After a hundred and fifty-nine years of Ash Wednesday conferences, none of us monks really expect to hear anything new, which is okay.  In some respects it’s reassuring to hear old themes brought out for a periodic airing.  But this year Abbot John tossed out a nugget that seemed to offer a new perspective, and that was okay too.

imageBy reflex most of us think of Lent as a time for giving stuff up.  In my youth that tended to focus on things like candy or desserts or smoking or some other simple pleasure that we coud live without for the duration.  In the spirit of the times today it might be hard drugs or Cheetos.  But whatever your fancy might be, Lent has always seemed to be the time for a cease-fire in the pursuit of pleasure.  During Lent this has been our simple gesture of giving to God what is God’s.  During the rest of the year we take it all back, and we resume giving to Caesar what is Caesar’s.

This year Abbot John counselled a different approach.  Certainly he didn’t want us to give up entirely on self-denial, but he did invite a reconsideration for Saint Benedict’s teaching on Lent.  If Benedict asks us to pursue our entire life in the monastery as a Lenten observance, then forty days as a sort of time-out from normal life doesn’t quite reflect that spirit.  If you give up something for forty days, with every intention of taking it up again after Easter, does that not seem to waste a good opportunity?  Does it make a mockery of the integrity that should mark the entire duration of our lives?  It might very well do just that.

imageSo it was that Abbot John encouraged us to make Lent a time of testing.  This could very well be the ideal time for a trial run of something we might continue to do long after Lent is over.  After all, if something is worth doing for forty days, it might be worth doing for a lifetime.  And conversely, if there’s something we ought to integrate into our routine for a lifetime, might Lent be the best chance we’ll ever have for a feasibility study?  After all, if I can’t do something for forty days, it’s highly unlikely that I’ll succeed in doing it for forty years.  What better time to test drive an idea that has rattled around in my mind for months, or even years.

imageWe all have our own short list of things we should have tried out years ago.  What better time than Lent to find out if we’re capable of a “new normal” in our lives.  What better time is there than Lent to discover whether something really will work for us?  And if nothing else, why go on feeling guilty for not trying?

I’m not about to publish my own short list of aspirations, mainly because Benedict admonishes his monks not to make a big splash about this sort of thing. This is a matter of personal growth and development, not an item in a personal public relations campaign.  So it is that I will keep this to myself.  Besides that, if I fail, who needs to know?

But I wil not keep to myself the one lasting piece of advice that I took away from the abbot’s conference this year, and it’s this.  This time around let’s not let Lent interrupt our year.  Instead, let’s let Lent be the cornerstone of our year.

imageNotes

+On February 24th the abbey concluded a four-day visitation by two abbots and two monks from other abbeys in our congregation.  This happens every three to five years, and it allows monks from other communities to make a formal visit, to interview the individual monks, and to offer an assessment to the community at the end of the visit.  Our visitors included Abbot Mark from Saint Anselm Abbey in New Hampshire, Abbot Lawrence from Saint Gregory’s Abbey in Oklahoma, Fr. Meinrad from Saint Benedict’s Abbey in Kansas, and Brother Gregory from Saint Procopius Abbey in Illinois.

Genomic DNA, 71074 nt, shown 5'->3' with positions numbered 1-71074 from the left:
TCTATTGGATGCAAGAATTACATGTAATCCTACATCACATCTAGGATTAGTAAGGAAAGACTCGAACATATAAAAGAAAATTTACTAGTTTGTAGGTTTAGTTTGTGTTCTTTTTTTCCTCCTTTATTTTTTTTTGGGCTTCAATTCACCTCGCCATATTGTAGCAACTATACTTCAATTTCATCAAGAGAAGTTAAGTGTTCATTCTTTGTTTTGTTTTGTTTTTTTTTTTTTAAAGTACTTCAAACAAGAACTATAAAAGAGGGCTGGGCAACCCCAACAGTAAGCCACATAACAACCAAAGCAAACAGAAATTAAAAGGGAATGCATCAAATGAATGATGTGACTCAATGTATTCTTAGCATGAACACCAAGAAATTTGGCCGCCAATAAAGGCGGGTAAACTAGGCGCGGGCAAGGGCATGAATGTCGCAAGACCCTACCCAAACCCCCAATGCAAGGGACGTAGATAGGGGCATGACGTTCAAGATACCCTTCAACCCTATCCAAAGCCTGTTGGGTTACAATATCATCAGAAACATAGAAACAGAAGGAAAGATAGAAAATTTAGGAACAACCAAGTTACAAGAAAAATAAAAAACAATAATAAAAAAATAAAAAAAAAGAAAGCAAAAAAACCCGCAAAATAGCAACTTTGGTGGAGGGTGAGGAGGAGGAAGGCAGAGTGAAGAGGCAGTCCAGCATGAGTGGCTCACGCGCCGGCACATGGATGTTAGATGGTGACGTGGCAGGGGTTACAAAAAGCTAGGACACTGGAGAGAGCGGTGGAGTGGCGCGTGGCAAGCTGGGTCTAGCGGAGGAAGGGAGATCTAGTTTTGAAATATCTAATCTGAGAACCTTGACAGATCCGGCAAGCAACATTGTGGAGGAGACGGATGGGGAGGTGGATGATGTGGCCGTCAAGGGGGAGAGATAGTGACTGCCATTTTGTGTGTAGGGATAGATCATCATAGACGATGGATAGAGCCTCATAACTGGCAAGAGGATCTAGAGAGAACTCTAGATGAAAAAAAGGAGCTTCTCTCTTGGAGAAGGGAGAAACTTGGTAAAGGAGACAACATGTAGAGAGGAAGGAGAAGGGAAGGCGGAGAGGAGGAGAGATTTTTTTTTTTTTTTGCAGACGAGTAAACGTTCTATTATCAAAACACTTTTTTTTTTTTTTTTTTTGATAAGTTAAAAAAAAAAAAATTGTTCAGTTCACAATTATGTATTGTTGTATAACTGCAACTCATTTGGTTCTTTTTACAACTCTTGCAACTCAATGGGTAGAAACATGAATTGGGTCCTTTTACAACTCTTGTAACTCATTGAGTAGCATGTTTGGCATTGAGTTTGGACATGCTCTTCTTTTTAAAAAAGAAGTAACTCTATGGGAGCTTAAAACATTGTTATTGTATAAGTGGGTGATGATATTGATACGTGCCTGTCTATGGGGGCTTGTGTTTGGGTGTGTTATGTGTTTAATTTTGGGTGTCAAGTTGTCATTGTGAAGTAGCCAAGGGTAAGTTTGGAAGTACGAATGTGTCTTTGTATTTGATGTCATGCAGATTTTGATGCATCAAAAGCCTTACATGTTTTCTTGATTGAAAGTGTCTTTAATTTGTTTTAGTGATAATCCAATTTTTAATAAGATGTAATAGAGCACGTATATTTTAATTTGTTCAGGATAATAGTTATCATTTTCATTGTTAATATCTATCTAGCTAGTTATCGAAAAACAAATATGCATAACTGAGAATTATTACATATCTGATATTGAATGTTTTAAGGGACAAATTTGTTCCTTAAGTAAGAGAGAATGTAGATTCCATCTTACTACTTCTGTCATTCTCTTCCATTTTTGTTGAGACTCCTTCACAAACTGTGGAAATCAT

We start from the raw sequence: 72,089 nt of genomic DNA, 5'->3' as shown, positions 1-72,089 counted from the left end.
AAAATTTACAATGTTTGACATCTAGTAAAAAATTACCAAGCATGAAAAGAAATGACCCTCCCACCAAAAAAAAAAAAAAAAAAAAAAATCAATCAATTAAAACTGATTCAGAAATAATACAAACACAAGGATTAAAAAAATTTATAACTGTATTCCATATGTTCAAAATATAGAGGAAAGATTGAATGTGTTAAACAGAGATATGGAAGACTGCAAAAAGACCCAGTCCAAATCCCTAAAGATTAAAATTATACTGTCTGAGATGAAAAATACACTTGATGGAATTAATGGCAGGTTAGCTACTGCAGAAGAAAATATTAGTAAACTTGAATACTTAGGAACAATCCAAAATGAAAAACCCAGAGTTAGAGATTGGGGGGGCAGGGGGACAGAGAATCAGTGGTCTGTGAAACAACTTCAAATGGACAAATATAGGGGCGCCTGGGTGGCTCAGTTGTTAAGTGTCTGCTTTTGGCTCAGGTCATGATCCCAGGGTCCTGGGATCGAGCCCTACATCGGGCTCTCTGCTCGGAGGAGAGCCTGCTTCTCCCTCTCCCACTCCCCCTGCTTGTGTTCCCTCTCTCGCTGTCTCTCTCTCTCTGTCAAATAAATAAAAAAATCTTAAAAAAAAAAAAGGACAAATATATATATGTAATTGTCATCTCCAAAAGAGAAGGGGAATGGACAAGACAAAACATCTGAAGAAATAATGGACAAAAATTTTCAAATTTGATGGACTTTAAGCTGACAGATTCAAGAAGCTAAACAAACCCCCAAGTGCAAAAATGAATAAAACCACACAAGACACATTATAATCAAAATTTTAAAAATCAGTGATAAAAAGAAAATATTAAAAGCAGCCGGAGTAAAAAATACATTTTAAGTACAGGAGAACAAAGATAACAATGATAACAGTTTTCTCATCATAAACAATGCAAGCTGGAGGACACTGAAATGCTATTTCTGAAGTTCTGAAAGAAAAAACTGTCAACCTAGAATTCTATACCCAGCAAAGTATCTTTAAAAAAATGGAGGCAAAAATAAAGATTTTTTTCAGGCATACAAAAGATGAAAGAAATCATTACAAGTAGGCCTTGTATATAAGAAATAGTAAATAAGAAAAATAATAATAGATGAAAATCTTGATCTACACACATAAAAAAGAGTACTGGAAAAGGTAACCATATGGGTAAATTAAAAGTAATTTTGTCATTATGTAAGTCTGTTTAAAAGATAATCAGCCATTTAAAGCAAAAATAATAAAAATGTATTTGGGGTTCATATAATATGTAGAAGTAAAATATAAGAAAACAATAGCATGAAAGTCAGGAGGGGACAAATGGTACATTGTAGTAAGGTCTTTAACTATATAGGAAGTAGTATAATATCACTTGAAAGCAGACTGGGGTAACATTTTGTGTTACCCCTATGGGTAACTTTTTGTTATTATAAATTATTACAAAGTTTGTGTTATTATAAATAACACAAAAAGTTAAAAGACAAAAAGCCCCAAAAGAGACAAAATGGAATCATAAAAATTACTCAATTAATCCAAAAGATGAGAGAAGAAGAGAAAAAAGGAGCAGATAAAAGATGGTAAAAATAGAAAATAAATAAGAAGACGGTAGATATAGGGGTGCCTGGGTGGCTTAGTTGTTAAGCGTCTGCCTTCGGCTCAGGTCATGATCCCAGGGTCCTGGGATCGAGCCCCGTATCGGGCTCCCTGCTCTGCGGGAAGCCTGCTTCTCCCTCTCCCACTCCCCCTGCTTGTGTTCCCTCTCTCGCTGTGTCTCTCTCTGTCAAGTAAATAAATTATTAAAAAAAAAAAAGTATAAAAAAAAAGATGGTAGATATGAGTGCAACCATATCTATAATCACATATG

+On February 25th I taught a class on early medieval monasticism to the two novices in our monastery.

+On 26-27 February I attended the meetings of the Board of Trustees of Saint John’s University.

+On the afternoon of the 27th I flew with a group of alumni and friends of the University on a Benedictine Heritage tour to Italy, where we will visit Monte Cassino, Subiaco, Norcia, and other sites associated with Saint Benedict and the Benedictine tradition.  Our first stop was in Orvieto, which is one of my favorite towns in Italy.  The pictures in today’s post show the exterior of the medieval gothic cathedral, which has no peer in all of Italy.

Orvieto once again impressed upon me how small a world it is.  In the lobby of the hotel where we were staying I met a couple from Connecticut, and the husband had attended what was once our priory school in Puerto Rico.  Today San Antonio Abad is an independent abbey, but this gentleman knew several of my confreres who had taught there many years ago when it was still a new foundation from Saint John’s.

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imageWas That Today?

Several months ago someone sent me a cartoon of two dinosaurs, smoking and chatting away as they stood on the beach.  Suddenly one spies a big ship sailing off, and poking from the deck and portholes are the heads of giraffes, horses, peacocks and two of every other kind of animal.  It’s just then that the awful truth dawns on them.  One turns to the other and in alarm asks:  “Rats.  Was that today?”

Actually, he used another expletive, though I forget which one.  But the point doesn’t depend on the naughty word in question.  These two dinosaurs were so caught up in their own little world that they’d completely forgotten about their tickets for Noah’s Ark.  Here it was, the biggest thing to happen in weeks, and they were lolling around on the beach, smoking.  Coincidentally, this may very well be the first documented instance that links smoking to mortality.